Lira slide could be blessing in disguise for Turkey's tourism - Global Data
The ongoing slide in Turkey’s currency brought on by years-long accumulation of debt and President Recep Tayyip Erdoğan’s unwillingness to increase interest rates could help the country’s ailing tourism industry as it battles the coronavirus pandemic, analytics provider Global Data said on Friday.
Despite a high number of cases, Turkey maintains a lower COVID-19 death rate than rivals in the sector, such as Spain, and the country’s favourable exchange rate likely to allure more foreign tourists, it said.
The Turkish lira has lost almost 20 percent of its value since January with the currency plummeting to a record low of 7.3677 per dollar on Friday. The Turkish central bank and state-run lenders have spent tens of billions of dollars this year defending the lira as foreign investors and local deposit holders swapped out the currency.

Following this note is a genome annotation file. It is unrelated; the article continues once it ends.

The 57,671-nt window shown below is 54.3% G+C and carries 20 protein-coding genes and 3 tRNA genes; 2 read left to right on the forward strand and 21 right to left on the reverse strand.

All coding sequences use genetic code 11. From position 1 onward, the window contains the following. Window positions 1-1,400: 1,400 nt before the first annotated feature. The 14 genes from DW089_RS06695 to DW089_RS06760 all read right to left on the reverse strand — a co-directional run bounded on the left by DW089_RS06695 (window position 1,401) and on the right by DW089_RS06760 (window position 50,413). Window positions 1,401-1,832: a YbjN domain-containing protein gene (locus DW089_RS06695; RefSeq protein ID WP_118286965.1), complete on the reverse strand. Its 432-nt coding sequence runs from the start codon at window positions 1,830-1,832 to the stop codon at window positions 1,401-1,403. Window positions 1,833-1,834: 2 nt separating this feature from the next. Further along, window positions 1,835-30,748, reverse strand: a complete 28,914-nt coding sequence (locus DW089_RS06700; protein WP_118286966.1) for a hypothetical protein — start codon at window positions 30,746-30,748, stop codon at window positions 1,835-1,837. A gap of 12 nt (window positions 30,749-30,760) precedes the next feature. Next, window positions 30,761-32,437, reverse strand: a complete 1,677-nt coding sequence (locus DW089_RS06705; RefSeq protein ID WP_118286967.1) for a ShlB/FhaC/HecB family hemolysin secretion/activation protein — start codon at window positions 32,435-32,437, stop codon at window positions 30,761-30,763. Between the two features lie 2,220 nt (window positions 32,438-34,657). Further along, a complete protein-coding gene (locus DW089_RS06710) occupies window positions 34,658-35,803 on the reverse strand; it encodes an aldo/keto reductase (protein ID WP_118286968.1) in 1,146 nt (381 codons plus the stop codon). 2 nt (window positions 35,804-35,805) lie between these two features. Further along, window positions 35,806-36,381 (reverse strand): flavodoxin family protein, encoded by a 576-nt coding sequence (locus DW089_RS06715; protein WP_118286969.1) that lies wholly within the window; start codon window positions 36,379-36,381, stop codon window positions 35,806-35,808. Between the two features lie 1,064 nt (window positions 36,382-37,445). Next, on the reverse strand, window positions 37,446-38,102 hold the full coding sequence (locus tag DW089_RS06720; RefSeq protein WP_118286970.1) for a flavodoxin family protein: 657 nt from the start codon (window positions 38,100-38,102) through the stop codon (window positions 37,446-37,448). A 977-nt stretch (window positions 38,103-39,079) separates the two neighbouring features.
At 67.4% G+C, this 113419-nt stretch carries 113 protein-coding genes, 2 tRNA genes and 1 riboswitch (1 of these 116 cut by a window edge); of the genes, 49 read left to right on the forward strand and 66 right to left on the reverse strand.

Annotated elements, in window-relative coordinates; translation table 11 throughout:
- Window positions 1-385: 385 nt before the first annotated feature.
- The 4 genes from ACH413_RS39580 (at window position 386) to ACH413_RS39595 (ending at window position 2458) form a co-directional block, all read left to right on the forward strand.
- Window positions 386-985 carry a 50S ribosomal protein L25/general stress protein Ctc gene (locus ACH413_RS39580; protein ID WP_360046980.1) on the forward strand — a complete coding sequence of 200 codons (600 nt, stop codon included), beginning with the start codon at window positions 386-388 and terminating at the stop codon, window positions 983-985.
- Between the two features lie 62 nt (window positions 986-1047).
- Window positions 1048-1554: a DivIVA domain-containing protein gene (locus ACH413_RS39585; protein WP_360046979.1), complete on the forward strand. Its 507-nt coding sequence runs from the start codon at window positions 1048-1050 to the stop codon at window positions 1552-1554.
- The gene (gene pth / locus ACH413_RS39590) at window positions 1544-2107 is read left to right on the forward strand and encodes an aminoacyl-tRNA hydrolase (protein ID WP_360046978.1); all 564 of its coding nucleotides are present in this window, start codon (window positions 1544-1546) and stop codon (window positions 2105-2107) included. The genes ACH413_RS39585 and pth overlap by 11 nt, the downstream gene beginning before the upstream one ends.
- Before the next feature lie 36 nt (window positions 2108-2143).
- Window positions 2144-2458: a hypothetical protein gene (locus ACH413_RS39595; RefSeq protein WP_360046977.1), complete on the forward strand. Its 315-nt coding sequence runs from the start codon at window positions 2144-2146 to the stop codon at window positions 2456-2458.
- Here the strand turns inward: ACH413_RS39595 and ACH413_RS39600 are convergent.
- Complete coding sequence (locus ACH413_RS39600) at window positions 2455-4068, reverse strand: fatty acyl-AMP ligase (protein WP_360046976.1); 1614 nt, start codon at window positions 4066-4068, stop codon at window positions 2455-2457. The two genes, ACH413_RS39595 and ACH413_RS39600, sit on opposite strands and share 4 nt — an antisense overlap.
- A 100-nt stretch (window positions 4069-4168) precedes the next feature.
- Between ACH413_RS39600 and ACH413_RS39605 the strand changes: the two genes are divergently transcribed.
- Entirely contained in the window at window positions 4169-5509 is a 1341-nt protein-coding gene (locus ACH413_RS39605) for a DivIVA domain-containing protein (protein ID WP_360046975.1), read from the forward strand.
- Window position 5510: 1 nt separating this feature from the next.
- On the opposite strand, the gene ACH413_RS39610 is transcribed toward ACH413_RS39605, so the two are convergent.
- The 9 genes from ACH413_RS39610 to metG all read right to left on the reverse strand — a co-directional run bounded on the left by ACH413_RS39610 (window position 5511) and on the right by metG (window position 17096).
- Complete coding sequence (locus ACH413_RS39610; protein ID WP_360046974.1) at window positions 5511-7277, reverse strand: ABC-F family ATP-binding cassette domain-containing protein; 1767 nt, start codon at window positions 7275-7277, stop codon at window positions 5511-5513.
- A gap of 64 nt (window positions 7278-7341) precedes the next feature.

Global Data drew attention to British tourists, Turkey’s third source market at 2.44 million visitors in 2019, who are currently banned from visiting usual destinations – such as Spain – as an example of factors that give Turkey a leading advantage in the field.
Turkey’s tourism sector, a key contributor to the country’s economic growth, was shut down in March as part of measures to contain the spread of the deadly novel coronavirus. In June, the industry re-opened for domestic tourism under strict government guidelines.
The country’s weak currency was already the reason behind Turkey’s tourism boost in the past few years despite a string of terrorist attacks that rocked the country between 2015 and 2017, Global Data said.
Turkey ranked sixth globally in tourist arrivals in 2018, according to the United Nations World Tourism Organisation.
But Turkey must be careful not to upset Russia, whose nationals topped the source market for Turkey in 2019 with 7.16 million visitors, Global Data said, which pointed to Ankara’s move last month to reconvert the Hagia Sophia into a mosque.